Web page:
My younger self would never believe I would be on TV or in films. As I saw it then, British actors did theatre really well but film and TV was for the Americans. So classical theatre, that’s where I saw myself. That was my sole burning ambition. I gave myself three years to get an Equity card, and if I didn’t get one I’d go and do law. So if I told my 16-year-old self that I would one day be in the Royal Shakespeare Company, and the National Theatre, and then be in some films and TV shows that have struck a chord around the world, my 16-year-old jaw would drop.
Hugh Bonneville with Notting Hill director Roger Michell with Hugh, Gina McKee and Hugh Grant
I can remember the very moment I felt my life had changed and this probably isn’t the answer you expect. I was standing in a friend’s house in Scotland, in Oban, looking out of the window at some sheep. And I got a message from his parents saying, your mum called to say, will you ring the director of the Regent’s Park Open Air Theatre.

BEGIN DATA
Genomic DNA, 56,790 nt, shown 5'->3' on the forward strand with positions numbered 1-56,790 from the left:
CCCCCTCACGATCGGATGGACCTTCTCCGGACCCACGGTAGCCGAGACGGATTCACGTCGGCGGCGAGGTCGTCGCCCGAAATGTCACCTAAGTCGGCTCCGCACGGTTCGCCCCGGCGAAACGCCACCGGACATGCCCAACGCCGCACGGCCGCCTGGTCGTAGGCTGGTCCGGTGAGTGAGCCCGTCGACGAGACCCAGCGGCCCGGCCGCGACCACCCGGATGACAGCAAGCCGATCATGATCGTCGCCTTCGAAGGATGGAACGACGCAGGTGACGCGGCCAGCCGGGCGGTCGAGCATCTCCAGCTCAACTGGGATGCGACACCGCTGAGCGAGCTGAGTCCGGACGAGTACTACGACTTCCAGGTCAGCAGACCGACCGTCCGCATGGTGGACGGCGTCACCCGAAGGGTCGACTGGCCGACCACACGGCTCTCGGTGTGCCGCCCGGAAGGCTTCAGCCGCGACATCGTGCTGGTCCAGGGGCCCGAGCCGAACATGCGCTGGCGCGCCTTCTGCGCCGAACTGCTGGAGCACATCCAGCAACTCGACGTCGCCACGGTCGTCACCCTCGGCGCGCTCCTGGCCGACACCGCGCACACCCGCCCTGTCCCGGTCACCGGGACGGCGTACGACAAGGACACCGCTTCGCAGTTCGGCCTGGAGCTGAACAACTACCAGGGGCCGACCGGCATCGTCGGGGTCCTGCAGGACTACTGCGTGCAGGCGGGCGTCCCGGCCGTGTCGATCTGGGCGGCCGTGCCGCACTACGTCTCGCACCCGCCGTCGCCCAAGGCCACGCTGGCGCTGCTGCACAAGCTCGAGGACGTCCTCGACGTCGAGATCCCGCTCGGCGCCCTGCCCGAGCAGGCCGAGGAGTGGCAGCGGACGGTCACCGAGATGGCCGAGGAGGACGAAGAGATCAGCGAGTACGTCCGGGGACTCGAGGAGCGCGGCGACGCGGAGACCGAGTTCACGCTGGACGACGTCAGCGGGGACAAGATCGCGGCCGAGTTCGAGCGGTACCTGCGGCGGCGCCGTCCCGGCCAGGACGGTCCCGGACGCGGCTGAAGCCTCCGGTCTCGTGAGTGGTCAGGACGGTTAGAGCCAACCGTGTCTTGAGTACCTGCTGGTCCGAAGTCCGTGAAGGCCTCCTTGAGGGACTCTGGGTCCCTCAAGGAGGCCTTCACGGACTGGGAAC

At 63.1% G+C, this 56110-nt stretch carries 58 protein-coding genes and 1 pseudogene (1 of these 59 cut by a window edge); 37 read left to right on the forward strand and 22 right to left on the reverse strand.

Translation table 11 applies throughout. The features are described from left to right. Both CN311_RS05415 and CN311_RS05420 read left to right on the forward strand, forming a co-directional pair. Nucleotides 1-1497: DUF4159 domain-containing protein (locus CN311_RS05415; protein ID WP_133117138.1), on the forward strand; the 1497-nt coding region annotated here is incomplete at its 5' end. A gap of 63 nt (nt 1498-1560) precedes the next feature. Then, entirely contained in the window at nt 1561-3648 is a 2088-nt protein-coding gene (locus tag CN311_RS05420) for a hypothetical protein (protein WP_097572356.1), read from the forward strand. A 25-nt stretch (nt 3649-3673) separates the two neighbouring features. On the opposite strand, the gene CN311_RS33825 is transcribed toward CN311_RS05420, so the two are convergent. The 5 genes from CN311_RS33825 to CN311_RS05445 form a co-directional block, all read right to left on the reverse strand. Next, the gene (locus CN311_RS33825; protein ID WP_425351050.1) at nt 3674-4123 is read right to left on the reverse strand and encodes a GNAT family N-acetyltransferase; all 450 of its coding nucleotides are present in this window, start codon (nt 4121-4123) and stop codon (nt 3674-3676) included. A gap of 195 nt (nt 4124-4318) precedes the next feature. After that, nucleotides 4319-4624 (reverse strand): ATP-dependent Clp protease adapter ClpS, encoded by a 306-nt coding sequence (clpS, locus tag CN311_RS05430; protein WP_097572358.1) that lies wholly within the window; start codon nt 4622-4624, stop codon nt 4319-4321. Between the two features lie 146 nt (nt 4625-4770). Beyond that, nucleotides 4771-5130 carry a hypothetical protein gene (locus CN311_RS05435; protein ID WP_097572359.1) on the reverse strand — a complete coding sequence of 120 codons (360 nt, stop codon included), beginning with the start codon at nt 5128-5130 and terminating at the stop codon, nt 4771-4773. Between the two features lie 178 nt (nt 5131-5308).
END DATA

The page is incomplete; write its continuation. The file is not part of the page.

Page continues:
I’d auditioned there a few weeks before. That phone call changed my life because that was when I found out I had a tiny part as a spear-bearer and would also be understudying Ralph Fiennes in A Midsummer Night’s Dream at Regent’s Park. And I was going to get £100 a week, and most importantly of all, I was going to get my Equity card.
Every single part of my career since then, I can trace back to that moment. I suppose after that there were gear changes like Notting Hill, and Downton which changed my perceived market value all over again. I wouldn’t have met a bear called Paddington had it not been for Downton I suspect.
“Julia Roberts walks in in a pair of jeans, says ‘Anyone have a cigarette?’ and out come the 10 packs of Marlboro Lights and we’re off.”
With Notting Hill I felt very fortunate because my character was one of a group of friends and I’d worked with most of them – Emma Chambers, bless her, Gina McKee, Tim McInnerny. So I felt very comfortable with that group. And of course I was in awe of Hugh [Grant] because he was already a big major star. We rehearsed for a couple of days in this freezing cold church hall in Portobello, all getting on very well, and of course all terrified of this incoming huge megawatt star about to land. And Julia Roberts walks in in a pair of jeans, says ‘Anyone have a cigarette?’ and out come the 10 packs of Marlboro Lights and we’re off. It was my first sort of decent film part – though of course most of my part ended up on the cutting room floor as usual – but I can remember pretty much every day of it because it was 11 weeks of sheer pleasure and pride.